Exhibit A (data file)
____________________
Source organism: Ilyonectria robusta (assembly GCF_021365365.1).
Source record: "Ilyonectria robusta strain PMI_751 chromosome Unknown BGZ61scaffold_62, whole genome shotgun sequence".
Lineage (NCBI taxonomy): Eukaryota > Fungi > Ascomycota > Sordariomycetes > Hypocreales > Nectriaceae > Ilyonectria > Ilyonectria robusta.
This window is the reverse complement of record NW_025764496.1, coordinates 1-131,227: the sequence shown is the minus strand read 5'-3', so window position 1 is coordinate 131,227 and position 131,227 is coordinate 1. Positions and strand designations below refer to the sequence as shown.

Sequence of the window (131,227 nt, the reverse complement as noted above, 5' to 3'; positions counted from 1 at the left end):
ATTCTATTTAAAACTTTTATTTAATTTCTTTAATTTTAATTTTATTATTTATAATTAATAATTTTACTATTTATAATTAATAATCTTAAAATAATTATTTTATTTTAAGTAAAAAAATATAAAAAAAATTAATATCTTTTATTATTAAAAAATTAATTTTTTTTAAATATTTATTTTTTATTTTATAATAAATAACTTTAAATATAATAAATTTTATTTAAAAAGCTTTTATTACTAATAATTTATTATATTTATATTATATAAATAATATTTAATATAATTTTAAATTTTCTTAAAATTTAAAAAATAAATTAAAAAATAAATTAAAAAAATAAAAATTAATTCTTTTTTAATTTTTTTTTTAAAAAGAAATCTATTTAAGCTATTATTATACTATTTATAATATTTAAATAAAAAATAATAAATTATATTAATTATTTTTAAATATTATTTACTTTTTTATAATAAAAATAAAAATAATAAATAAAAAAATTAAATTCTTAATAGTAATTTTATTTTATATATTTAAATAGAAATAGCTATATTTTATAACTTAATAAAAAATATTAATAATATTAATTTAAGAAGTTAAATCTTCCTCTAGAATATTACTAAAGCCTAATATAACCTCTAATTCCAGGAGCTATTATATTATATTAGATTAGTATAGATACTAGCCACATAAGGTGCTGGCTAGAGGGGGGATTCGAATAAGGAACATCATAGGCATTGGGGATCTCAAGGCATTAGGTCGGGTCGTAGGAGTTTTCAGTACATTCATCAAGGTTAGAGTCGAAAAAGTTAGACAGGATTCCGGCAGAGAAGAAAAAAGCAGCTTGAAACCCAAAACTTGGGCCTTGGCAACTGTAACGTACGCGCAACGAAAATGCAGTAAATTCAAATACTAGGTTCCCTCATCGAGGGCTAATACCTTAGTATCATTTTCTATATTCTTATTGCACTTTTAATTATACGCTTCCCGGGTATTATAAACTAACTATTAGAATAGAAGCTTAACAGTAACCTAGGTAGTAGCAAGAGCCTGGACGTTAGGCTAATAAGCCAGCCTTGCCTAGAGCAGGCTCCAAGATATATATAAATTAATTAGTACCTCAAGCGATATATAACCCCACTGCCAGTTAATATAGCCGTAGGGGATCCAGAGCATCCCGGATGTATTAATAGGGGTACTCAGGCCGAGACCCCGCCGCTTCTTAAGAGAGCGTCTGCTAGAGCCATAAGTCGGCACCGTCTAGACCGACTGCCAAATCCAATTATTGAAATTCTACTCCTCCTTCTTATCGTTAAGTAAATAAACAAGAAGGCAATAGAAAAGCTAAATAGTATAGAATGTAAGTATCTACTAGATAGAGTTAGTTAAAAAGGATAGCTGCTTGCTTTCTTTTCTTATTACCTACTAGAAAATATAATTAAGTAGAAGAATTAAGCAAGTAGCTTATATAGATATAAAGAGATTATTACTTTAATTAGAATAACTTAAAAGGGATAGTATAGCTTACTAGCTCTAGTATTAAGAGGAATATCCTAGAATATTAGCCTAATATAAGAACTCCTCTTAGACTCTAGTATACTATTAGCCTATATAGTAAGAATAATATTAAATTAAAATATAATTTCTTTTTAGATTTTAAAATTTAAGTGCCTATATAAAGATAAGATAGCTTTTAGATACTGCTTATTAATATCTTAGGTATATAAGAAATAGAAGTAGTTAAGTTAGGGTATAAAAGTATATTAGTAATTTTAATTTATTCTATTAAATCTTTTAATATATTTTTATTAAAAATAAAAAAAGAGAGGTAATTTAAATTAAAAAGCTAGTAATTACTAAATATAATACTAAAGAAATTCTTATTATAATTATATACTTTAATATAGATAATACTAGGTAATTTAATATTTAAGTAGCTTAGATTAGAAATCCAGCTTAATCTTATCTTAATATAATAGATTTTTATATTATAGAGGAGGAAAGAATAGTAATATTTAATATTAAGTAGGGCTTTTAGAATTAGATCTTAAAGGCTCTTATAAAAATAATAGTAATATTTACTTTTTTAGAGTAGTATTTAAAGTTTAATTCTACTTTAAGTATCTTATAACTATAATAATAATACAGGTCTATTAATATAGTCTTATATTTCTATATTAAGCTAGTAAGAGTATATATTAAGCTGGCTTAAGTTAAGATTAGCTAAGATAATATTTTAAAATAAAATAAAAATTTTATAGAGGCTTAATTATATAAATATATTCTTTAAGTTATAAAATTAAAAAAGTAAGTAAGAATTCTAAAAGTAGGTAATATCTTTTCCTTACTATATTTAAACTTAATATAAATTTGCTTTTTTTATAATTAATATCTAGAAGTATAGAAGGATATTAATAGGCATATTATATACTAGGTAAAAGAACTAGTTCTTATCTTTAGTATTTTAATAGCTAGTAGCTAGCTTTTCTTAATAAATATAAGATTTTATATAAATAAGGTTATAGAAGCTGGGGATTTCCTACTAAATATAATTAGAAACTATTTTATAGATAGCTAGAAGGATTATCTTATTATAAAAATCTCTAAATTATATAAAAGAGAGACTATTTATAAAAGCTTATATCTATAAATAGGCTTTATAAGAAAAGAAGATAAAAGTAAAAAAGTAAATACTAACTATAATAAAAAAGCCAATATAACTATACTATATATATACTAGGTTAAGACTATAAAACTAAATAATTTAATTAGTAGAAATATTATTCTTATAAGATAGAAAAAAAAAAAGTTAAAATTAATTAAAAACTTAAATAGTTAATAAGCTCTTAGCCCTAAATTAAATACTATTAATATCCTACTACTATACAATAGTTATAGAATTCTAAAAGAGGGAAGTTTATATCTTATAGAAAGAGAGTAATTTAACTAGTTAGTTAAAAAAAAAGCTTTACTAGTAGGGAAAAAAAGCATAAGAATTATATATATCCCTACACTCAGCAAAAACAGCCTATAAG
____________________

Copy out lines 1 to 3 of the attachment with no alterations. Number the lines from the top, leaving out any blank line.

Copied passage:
Source organism: Ilyonectria robusta (assembly GCF_021365365.1).
Source record: "Ilyonectria robusta strain PMI_751 chromosome Unknown BGZ61scaffold_62, whole genome shotgun sequence".
Lineage (NCBI taxonomy): Eukaryota > Fungi > Ascomycota > Sordariomycetes > Hypocreales > Nectriaceae > Ilyonectria > Ilyonectria robusta.